How a mob turned a diverse city into a white-supremacist bastion

Louis P Masur

THE WASHINGTON POST – In the sordid history of white supremacy and violence against blacks after the Civil War – attacks in Memphis and New Orleans in 1866, Atlanta in 1906, Springfield, Illinois, in 1908, Chicago in 1919, and Tulsa in 1921, to name a few – Wilmington in 1898 stands apart.

Well-armed whites not only murdered dozens of black citizens and effectively destroyed what had been a flourishing black community in the North Carolina city, they also staged a coup in which Democratic officials stole the statewide midterm election and then overthrew an elected biracial Fusionist government.

In addition to launching a campaign of terror, the victors crafted a story that placed blame on the victims, a false narrative that would not be challenged, except by Charles W Chesnutt’s searing novel The Marrow of Tradition (1901), until the middle of the 20th Century.

In Wilmington’s Lie, David Zucchino, a Pulitzer Prize-winning journalist who has covered conflicts around the world, punctures the myths surrounding the insurrection and provides a dynamic and detailed account of the lives of perpetrators and victims.

Alfred Moore Waddell, one of the central figures who helped engineer the coup, had been active in speaking about the new state of race relations since the close of the Civil War. He had served briefly as an officer in the Confederate army and in Congress in the 1870s.

After the war, he assured the freedmen of the “friendship and good will of the white people”. Yet he also advised blacks not to settle in Wilmington, which, despite his efforts, had a black majority.

On October 24, 1898, Waddell roused more than 1,000 white men and some women at Wilmington’s Opera House with a speech extolling the necessity of white supremacy. He denounced the plight of whites forced to “live under the domination of” black men. Rather than surrender to “a ragged rabble” of black men, he threatened to “choke the Cape Fear with Carcasses”.

To men such as Waddell, ambitious blacks should be subdued; opinionated blacks should be lynched.

Alexander Manly owned and edited the Daily Record. Born in 1866, Manly could pass for white (his paternal grandfather was North Carolina Governor Charles Manly), but he boasted that his paper was for African Americans. On August 18, Manly responded to a speech by Georgia writer Rebecca Latimer Felton that accused black men of lusting after white women and called for lynching – “a thousand times a week if necessary” – as a solution.

In his editorial, Manly rejected the trope of the predatory black man and suggested that since white men debauched black women, white women could choose to have relations with whomever they pleased. Reprinted across the South with headlines such as “White Women Slandered”, the editorial, observed one writer, “shook the state from the mountains to the sea”.

Threatened with death, Manly somehow survived as Wilmington’s white citizens, emboldened by a statewide white-supremacy campaign advanced by Josephus Daniels’ Raleigh newspaper, the News and Observer, planned their takeover. Various factions, including a Committee of Twenty-Five run by Waddell, a local cabal known as the Secret Nine and members of the paramilitary Red Shirts (in a narrative crowded with characters, it is sometimes difficult to keep the groups straight), schemed to overthrow a Fusionist party of Republicans and Populists that had triumphed, in part, by embracing black voters and rewarding them with positions as aldermen, magistrates and police officers. On Election Day, November 8, Democrats stuffed ballot boxes as armed white men intimidated black residents and prevented them from voting. Their efforts were so successful, they flipped New Hanover County from a 960-vote Fusionist majority in 1896 to a 500-vote Democratic margin in 1898.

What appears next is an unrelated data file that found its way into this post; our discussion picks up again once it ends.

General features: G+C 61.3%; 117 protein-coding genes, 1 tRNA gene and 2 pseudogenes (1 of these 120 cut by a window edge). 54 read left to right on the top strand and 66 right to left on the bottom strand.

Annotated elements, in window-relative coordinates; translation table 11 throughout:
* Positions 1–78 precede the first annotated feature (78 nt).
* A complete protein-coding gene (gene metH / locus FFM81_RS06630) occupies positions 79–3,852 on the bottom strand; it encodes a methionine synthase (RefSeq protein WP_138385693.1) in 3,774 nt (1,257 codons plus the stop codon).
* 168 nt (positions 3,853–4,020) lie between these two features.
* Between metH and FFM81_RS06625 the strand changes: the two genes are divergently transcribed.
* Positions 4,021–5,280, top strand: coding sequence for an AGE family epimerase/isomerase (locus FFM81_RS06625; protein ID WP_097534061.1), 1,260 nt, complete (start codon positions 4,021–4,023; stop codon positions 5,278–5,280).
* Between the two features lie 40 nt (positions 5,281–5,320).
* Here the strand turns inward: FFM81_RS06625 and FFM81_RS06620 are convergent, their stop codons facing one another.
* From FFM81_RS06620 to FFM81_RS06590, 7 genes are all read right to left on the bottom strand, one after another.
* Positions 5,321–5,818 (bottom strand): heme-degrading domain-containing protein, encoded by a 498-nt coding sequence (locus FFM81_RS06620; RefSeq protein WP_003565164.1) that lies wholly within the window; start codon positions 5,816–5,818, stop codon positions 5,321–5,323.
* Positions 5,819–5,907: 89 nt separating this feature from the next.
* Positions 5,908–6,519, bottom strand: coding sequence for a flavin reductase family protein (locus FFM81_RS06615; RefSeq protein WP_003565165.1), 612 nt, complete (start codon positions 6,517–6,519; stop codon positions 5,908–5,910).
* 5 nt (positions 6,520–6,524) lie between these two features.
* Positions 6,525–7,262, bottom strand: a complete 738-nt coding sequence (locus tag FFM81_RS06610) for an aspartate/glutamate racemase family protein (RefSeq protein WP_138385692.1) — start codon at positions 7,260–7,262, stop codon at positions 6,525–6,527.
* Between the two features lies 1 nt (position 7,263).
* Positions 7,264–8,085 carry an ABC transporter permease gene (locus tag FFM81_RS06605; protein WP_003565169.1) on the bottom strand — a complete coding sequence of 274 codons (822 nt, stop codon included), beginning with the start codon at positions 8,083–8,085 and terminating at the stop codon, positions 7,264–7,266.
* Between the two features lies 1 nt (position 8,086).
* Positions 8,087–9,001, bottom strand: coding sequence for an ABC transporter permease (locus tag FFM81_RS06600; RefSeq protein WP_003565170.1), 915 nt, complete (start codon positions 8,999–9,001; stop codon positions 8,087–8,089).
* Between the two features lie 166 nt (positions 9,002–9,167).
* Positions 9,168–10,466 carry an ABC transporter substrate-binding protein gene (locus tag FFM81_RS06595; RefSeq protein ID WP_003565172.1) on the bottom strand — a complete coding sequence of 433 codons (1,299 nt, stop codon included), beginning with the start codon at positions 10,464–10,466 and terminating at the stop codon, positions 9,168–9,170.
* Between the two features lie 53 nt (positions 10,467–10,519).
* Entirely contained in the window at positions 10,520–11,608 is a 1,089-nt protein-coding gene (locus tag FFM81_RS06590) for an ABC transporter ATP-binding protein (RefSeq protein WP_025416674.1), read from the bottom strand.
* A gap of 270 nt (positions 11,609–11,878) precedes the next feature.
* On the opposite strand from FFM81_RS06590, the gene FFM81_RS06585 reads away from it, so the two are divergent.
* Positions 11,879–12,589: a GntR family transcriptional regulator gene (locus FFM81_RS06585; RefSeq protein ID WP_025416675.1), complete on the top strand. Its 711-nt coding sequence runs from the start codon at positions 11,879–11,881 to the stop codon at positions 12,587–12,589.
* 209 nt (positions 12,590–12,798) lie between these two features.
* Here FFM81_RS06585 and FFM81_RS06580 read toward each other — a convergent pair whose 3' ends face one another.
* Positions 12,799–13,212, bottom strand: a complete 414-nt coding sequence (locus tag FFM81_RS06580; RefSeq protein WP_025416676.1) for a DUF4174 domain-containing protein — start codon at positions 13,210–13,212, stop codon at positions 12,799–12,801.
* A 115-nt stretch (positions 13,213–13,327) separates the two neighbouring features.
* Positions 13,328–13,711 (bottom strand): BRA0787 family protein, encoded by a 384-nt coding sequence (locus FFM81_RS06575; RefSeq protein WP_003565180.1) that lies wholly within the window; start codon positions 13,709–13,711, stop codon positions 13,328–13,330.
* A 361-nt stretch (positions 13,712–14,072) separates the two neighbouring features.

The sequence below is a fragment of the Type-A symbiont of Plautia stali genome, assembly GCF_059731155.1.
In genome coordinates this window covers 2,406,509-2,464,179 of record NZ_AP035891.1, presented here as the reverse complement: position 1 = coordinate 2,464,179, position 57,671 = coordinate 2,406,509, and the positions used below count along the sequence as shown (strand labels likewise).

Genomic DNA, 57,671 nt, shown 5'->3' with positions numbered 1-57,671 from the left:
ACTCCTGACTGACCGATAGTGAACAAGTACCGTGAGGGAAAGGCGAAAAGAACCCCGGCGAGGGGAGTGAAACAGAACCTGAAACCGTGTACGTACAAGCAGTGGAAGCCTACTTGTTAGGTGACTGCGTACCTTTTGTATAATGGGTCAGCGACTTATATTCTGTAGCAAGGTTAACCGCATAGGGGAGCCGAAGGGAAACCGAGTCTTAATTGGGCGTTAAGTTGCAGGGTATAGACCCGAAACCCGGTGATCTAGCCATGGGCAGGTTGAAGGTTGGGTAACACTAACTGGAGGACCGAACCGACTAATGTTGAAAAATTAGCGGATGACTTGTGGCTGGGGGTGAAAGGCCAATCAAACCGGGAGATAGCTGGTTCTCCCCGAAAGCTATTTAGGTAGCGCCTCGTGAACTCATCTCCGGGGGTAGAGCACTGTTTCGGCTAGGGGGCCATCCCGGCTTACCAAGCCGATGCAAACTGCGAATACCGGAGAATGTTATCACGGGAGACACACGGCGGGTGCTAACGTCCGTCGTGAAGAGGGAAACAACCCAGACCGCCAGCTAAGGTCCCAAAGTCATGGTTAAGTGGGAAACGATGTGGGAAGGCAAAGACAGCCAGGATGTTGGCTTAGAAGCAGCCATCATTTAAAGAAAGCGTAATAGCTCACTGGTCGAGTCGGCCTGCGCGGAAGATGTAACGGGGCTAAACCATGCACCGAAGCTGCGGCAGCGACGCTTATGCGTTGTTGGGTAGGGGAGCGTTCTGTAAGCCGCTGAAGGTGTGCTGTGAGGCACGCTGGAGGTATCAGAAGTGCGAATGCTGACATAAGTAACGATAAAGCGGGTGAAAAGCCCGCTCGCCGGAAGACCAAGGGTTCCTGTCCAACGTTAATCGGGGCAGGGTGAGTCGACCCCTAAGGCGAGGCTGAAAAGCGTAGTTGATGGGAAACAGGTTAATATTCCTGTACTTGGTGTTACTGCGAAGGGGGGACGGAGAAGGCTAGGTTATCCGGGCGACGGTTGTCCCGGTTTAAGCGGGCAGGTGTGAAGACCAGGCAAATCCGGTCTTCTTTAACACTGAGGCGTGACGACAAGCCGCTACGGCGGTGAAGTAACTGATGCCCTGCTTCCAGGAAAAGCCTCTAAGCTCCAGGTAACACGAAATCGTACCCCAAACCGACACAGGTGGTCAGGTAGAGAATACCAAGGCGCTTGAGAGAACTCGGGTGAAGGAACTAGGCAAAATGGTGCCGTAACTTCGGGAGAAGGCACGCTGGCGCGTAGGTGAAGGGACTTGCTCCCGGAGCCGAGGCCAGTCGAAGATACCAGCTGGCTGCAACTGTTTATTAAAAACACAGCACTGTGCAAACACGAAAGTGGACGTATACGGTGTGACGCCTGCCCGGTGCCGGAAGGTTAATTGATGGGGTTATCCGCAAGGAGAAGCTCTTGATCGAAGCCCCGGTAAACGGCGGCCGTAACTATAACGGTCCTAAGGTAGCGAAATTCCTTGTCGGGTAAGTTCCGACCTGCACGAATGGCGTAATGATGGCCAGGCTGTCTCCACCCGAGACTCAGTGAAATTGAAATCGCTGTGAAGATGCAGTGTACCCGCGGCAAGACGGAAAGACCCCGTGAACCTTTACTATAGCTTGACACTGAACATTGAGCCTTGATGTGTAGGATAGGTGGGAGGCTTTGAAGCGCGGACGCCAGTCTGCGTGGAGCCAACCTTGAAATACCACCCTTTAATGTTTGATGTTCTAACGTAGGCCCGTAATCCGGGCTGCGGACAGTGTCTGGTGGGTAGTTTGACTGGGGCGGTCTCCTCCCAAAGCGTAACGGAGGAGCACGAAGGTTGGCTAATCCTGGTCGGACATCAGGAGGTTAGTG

In one precinct, a Democratic candidate received 113 more votes than the total number of registered voters. Democrats now controlled the state and the county. In the aftermath, across North Carolina, new franchise laws purged black voters from the rolls, from 126,000 in 1896 to 6,100 in 1902.

On November 10, Waddell led a mob through the streets of Wilmington. He claimed that black citizens had not responded to a “White Declaration of Independence” that demanded Manly’s departure and black acknowledgment of white rule. Thirsting to lynch the editor, marauding whites stormed the Record’s office, but Manly had escaped the day before, and the mob settled for torching the building, owned by a black fraternal organisation, the Grand United Order of Love and Charity.

The Committee of Twenty-Five forced the resignation of the Fusionist mayor, police chief and board of aldermen and installed Waddell as mayor. Men carrying rifles and shotguns, supported by a Light Infantry militia, opened fire on crowds gathered in Wilmington’s black neighbourhood, known as Brooklyn.

Some residents were shot in the back. The mob had spread rumours that armed black men were planning an insurrection and then used those rumors to justify indiscriminate killings. There were no indictments.

After the massacre, Democrats banished white and black Republican leaders. Hundreds of terrified black families fled their homes and camped out for weeks in cemeteries and swamps before returning to town; more than 2,000 black residents moved out permanently. The city’s black population plunged from 56 per cent in 1898 to 40 per cent in 1930. It currently stands at about 18 per cent.

“The coup,” Zucchino concludes, “transformed Wilmington from an American hotspot for blacks to a bastion of white supremacy virulently hostile to its black citizens.”

Deeply researched and profoundly relevant, Wilmington’s Lie explains how that happened and suggests how much work remains to be done to come to terms with what took place.